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Mages of Mystralia Impression - PAX West
09.12.2016

ZACK WEBSTER
NEWS REPORTER
SARAH MCGARR
GRAPHIC ARTIST


What does an entire game built around spell-crafting feel like? Sarah McGarr had a chance to find out first hand while demoing Mages of Mystralia at PAX West.

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I was able to sit down with Dan Adelman and Louis-Felix Cauchon from Borealys Games to talk about Mages of Mystralia. The story is written by Ed Greenwood, creator of Forgotten Realms.

In Mages of Mystralia, I started out as a girl named Zia, who has just learned she can use magic in a world where not many people can use it, and even then it's forbidden. So she sets off on a journey to learn how to control her newly found magical abilities that have had her exiled. 

While journeying across the lands, I had to complete quests and puzzles to unlock runes, which are essential for creating your own spells. Once collected, runes have magical properties that can be combined into millions of different kinds of spells using a grid. At the PAX demo, I was able to cross a river by combining my projectile spell with an ice effect. When the spell landed, it turned the river to ice, creating an ice bridge. Of course, I also fell off the ice bridge and died, because it only lasts so long, so you have to be quick.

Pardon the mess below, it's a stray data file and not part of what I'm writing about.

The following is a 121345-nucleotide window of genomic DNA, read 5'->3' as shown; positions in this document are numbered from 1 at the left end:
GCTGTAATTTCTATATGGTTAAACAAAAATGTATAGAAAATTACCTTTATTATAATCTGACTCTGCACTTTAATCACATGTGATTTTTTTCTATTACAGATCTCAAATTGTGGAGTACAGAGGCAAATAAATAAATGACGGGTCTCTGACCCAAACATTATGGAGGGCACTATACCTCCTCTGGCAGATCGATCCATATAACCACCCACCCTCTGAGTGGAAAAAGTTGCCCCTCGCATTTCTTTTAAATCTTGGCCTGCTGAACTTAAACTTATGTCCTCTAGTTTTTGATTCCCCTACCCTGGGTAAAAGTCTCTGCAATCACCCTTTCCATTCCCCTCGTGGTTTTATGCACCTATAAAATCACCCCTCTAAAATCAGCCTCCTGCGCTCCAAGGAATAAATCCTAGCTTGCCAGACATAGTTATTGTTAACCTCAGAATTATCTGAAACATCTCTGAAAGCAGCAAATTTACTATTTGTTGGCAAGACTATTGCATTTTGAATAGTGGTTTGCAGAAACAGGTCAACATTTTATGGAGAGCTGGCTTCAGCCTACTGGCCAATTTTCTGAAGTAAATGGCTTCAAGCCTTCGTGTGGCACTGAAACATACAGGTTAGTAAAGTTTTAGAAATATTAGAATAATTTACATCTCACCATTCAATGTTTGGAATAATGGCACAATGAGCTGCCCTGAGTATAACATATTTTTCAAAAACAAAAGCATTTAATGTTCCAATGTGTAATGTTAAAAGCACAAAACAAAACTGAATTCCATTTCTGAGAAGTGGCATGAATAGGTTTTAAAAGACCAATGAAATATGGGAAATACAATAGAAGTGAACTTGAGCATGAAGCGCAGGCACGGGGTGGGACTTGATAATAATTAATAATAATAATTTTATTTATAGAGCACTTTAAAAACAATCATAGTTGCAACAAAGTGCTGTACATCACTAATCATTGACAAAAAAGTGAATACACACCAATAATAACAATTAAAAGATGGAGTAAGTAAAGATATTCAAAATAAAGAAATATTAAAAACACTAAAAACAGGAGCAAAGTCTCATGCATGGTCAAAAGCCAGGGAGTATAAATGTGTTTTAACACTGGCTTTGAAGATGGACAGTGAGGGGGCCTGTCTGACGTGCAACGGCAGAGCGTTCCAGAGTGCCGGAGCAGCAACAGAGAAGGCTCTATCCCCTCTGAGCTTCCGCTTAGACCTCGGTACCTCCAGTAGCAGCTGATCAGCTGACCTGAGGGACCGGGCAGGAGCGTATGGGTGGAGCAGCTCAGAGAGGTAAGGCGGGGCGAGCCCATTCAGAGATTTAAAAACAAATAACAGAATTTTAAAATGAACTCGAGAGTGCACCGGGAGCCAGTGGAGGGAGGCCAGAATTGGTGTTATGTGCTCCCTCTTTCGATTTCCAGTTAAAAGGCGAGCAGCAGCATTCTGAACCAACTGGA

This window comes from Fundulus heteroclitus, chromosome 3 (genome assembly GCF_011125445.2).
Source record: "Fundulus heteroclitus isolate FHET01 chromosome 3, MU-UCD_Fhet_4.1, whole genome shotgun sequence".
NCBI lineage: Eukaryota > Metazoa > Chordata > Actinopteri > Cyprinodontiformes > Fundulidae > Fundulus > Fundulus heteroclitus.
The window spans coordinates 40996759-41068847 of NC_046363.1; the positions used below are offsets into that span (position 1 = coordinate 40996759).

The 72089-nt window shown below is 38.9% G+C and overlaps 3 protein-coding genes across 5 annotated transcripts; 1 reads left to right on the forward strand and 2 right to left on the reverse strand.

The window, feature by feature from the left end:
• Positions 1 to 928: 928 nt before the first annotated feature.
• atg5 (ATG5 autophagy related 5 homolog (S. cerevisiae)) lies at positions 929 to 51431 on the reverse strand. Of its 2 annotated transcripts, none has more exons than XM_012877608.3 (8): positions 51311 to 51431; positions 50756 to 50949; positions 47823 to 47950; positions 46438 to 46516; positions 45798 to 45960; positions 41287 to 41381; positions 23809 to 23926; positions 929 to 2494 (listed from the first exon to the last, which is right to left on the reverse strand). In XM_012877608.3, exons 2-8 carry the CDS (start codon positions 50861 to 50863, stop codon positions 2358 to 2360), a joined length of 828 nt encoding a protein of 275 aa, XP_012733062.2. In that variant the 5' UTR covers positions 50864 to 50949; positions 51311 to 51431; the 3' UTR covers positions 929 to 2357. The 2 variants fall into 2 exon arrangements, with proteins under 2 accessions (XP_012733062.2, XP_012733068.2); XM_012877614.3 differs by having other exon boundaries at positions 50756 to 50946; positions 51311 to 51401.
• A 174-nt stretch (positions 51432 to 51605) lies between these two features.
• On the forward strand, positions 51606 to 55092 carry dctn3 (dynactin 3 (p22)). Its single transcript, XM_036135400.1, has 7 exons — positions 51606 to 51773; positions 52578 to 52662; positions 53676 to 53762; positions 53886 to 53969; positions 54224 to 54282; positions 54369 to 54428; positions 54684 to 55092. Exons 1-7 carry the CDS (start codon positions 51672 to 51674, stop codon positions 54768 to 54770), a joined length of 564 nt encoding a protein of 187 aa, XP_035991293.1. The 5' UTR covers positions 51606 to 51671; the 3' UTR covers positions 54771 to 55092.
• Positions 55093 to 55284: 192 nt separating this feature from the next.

As someone who always plays a mage in games, this was an instant attraction. With all the runes and orbs unlocked in part of the demo, I had my four orb elements to use: fire, wind, water, and earth. Without any runes on the orb, it just floats until it disappears. This is where the runes come in handy: to tell it what to do. Orbs an be ordered to move, turn, control size, create multiples, etc. I created a spell that I could throw fireballs with, and then use another rune to control the direction, and also how many I could spew out at one time. Things can really go deep with countless combinations and nesting spells within spells. But that's when mana issues arise. While I could create anything I wanted, I also needed to have the mana to cast it.

Apparently not everything should be killed. I ran up to kill some bunnies, only to find that they turn black and link and then I promptly died. Dan told me, "I don't know why everyone kills those bunnies.." I killed them because I wanted to try my new spell and kill things with fire. Same thing with the barrels. Destroying barrels offers the chance to get items, but some of them are explosive and doing so resulted in me dying. However, I always play a mage so I'm used to that.

Mages of Mystralia will come out on Steam in 2017, and I honestly can't wait to play more of it. 



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